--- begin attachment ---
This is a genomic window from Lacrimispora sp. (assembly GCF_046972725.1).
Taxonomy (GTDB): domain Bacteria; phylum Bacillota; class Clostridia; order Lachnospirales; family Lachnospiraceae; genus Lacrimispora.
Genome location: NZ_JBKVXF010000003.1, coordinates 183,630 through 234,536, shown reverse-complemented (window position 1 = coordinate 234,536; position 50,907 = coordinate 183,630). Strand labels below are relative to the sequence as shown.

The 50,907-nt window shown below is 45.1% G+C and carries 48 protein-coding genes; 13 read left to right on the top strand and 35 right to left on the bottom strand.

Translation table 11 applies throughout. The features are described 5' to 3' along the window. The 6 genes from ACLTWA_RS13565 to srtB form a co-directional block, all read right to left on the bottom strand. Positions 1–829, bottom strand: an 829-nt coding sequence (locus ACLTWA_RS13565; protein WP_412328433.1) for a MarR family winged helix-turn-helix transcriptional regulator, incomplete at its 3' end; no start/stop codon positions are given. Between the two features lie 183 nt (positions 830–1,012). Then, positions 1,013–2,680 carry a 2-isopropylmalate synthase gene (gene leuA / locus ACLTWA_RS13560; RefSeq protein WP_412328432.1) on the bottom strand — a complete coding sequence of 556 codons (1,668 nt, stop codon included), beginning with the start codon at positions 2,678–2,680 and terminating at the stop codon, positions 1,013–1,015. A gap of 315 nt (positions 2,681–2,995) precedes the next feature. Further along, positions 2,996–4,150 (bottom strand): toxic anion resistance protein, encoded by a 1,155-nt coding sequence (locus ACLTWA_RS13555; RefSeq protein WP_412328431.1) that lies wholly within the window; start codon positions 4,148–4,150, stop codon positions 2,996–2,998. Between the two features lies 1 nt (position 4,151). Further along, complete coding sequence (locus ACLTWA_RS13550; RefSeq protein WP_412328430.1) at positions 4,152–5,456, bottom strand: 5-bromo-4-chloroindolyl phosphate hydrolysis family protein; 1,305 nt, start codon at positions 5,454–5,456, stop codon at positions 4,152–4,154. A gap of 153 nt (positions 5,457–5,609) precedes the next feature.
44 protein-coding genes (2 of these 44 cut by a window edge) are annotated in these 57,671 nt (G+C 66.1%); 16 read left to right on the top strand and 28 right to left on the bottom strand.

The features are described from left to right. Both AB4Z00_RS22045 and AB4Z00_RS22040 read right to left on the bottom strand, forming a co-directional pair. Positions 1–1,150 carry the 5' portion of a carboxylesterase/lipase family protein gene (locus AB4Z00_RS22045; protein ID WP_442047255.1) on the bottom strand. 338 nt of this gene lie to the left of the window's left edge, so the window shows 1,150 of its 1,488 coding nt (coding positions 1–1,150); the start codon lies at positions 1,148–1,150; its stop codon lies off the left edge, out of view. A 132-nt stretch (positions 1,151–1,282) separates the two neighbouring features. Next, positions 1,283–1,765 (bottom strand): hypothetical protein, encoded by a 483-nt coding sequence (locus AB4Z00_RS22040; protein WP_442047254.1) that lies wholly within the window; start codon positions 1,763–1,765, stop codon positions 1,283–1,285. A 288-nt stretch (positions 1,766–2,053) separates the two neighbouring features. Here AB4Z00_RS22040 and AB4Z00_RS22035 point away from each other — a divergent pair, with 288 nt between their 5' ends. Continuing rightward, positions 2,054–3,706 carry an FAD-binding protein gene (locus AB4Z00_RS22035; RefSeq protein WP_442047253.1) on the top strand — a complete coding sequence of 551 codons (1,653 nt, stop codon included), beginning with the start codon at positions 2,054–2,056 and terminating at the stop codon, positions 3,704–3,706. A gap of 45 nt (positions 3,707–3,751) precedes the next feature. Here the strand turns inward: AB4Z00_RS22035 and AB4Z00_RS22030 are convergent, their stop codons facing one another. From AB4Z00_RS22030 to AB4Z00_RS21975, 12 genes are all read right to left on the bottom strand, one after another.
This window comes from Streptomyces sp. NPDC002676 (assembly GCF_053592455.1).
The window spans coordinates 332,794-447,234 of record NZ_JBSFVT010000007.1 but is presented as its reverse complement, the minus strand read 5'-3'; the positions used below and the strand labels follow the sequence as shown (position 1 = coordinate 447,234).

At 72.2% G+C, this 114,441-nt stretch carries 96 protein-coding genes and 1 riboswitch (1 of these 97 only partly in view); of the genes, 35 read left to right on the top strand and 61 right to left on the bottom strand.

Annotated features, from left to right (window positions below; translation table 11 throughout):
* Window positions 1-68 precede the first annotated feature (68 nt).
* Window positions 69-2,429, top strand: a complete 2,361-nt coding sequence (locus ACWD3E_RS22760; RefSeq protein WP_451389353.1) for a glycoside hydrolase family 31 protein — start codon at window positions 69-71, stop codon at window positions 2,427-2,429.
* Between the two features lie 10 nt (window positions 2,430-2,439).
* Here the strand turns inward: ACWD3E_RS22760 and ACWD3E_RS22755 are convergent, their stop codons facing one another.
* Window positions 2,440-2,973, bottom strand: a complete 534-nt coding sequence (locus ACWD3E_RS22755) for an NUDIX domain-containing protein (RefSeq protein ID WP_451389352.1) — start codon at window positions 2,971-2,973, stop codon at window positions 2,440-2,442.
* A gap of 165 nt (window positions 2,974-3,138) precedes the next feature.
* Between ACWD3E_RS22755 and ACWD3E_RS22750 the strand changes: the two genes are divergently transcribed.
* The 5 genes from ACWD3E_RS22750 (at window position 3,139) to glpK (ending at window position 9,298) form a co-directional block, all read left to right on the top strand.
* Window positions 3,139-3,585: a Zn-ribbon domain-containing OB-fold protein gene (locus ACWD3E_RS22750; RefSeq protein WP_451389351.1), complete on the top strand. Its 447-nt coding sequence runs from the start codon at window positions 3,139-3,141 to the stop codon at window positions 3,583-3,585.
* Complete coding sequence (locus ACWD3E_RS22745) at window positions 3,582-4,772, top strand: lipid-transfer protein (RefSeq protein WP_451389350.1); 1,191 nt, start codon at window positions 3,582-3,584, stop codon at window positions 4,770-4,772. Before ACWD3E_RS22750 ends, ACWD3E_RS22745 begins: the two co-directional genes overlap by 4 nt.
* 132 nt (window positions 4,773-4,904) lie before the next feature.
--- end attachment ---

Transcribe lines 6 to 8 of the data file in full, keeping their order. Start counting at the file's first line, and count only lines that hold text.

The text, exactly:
44 protein-coding genes (2 of these 44 cut by a window edge) are annotated in these 57,671 nt (G+C 66.1%); 16 read left to right on the top strand and 28 right to left on the bottom strand.

The features are described from left to right. Both AB4Z00_RS22045 and AB4Z00_RS22040 read right to left on the bottom strand, forming a co-directional pair. Positions 1–1,150 carry the 5' portion of a carboxylesterase/lipase family protein gene (locus AB4Z00_RS22045; protein ID WP_442047255.1) on the bottom strand. 338 nt of this gene lie to the left of the window's left edge, so the window shows 1,150 of its 1,488 coding nt (coding positions 1–1,150); the start codon lies at positions 1,148–1,150; its stop codon lies off the left edge, out of view. A 132-nt stretch (positions 1,151–1,282) separates the two neighbouring features. Next, positions 1,283–1,765 (bottom strand): hypothetical protein, encoded by a 483-nt coding sequence (locus AB4Z00_RS22040; protein WP_442047254.1) that lies wholly within the window; start codon positions 1,763–1,765, stop codon positions 1,283–1,285. A 288-nt stretch (positions 1,766–2,053) separates the two neighbouring features. Here AB4Z00_RS22040 and AB4Z00_RS22035 point away from each other — a divergent pair, with 288 nt between their 5' ends. Continuing rightward, positions 2,054–3,706 carry an FAD-binding protein gene (locus AB4Z00_RS22035; RefSeq protein WP_442047253.1) on the top strand — a complete coding sequence of 551 codons (1,653 nt, stop codon included), beginning with the start codon at positions 2,054–2,056 and terminating at the stop codon, positions 3,704–3,706. A gap of 45 nt (positions 3,707–3,751) precedes the next feature. Here the strand turns inward: AB4Z00_RS22035 and AB4Z00_RS22030 are convergent, their stop codons facing one another. From AB4Z00_RS22030 to AB4Z00_RS21975, 12 genes are all read right to left on the bottom strand, one after another.
This window comes from Streptomyces sp. NPDC002676 (assembly GCF_053592455.1).